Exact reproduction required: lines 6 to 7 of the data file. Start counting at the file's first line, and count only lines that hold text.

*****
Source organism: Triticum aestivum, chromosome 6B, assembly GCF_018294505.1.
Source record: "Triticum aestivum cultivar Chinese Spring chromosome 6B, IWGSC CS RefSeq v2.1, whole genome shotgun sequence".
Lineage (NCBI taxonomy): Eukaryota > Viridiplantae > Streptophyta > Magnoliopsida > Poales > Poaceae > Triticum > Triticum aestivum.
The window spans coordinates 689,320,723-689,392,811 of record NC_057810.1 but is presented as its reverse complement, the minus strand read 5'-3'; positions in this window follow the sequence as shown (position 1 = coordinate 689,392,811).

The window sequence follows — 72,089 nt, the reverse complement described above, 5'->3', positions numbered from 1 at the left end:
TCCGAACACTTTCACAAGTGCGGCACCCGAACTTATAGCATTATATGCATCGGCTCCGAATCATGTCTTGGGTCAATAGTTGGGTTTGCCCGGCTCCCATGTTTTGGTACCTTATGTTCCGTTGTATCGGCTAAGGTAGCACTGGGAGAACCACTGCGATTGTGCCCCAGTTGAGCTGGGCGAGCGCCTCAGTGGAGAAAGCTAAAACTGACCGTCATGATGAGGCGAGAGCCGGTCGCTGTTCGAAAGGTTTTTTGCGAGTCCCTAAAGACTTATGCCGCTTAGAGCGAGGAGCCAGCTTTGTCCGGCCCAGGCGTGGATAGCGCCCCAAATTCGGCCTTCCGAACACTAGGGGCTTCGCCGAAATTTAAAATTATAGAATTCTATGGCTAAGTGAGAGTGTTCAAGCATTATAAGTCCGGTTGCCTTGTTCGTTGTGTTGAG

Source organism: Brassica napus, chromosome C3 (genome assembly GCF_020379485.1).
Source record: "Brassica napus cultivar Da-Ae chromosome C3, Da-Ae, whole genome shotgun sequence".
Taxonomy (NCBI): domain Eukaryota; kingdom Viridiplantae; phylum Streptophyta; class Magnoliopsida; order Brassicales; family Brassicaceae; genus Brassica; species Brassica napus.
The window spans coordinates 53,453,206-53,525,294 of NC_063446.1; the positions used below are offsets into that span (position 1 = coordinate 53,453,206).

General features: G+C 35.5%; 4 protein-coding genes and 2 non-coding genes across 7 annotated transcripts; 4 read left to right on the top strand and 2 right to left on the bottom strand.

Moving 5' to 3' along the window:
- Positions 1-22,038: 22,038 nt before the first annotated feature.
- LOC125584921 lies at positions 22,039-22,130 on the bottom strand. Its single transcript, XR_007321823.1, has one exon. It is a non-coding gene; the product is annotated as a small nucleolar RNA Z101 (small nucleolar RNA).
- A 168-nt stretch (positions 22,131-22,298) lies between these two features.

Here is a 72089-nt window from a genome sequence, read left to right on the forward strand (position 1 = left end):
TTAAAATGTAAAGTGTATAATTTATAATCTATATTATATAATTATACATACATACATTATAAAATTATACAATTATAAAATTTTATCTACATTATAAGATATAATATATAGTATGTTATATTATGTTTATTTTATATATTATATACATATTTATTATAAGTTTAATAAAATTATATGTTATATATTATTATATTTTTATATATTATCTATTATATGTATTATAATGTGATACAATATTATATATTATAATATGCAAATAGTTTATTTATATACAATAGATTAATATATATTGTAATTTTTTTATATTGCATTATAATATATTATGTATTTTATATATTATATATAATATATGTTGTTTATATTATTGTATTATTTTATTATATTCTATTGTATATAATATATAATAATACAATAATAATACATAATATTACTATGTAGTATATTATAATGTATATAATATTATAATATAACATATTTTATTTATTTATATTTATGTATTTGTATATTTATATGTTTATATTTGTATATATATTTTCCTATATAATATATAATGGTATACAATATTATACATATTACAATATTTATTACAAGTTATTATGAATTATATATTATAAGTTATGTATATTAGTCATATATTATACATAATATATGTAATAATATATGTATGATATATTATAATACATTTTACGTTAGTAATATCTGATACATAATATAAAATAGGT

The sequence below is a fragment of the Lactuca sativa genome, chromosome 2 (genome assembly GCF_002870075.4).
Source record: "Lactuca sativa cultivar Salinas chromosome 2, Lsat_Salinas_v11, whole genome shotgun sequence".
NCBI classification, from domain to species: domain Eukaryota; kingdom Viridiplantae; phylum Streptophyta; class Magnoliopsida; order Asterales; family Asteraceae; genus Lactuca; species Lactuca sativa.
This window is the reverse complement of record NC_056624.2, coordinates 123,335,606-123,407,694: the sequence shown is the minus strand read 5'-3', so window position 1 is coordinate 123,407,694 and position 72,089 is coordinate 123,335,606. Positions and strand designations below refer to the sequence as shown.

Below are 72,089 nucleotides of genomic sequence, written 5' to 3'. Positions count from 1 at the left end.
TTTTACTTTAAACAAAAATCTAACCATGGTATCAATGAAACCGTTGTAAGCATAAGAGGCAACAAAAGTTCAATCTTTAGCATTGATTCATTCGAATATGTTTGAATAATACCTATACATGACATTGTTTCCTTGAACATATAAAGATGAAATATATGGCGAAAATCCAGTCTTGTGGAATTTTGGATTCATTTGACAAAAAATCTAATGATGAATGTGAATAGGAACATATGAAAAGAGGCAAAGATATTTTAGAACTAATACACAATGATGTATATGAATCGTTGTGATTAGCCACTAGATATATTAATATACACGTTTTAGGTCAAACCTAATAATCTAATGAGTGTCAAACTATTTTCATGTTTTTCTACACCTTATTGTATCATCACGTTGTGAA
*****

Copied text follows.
TCCGAACACTTTCACAAGTGCGGCACCCGAACTTATAGCATTATATGCATCGGCTCCGAATCATGTCTTGGGTCAATAGTTGGGTTTGCCCGGCTCCCATGTTTTGGTACCTTATGTTCCGTTGTATCGGCTAAGGTAGCACTGGGAGAACCACTGCGATTGTGCCCCAGTTGAGCTGGGCGAGCGCCTCAGTGGAGAAAGCTAAAACTGACCGTCATGATGAGGCGAGAGCCGGTCGCTGTTCGAAAGGTTTTTTGCGAGTCCCTAAAGACTTATGCCGCTTAGAGCGAGGAGCCAGCTTTGTCCGGCCCAGGCGTGGATAGCGCCCCAAATTCGGCCTTCCGAACACTAGGGGCTTCGCCGAAATTTAAAATTATAGAATTCTATGGCTAAGTGAGAGTGTTCAAGCATTATAAGTCCGGTTGCCTTGTTCGTTGTGTTGAG

Source organism: Brassica napus, chromosome C3 (genome assembly GCF_020379485.1).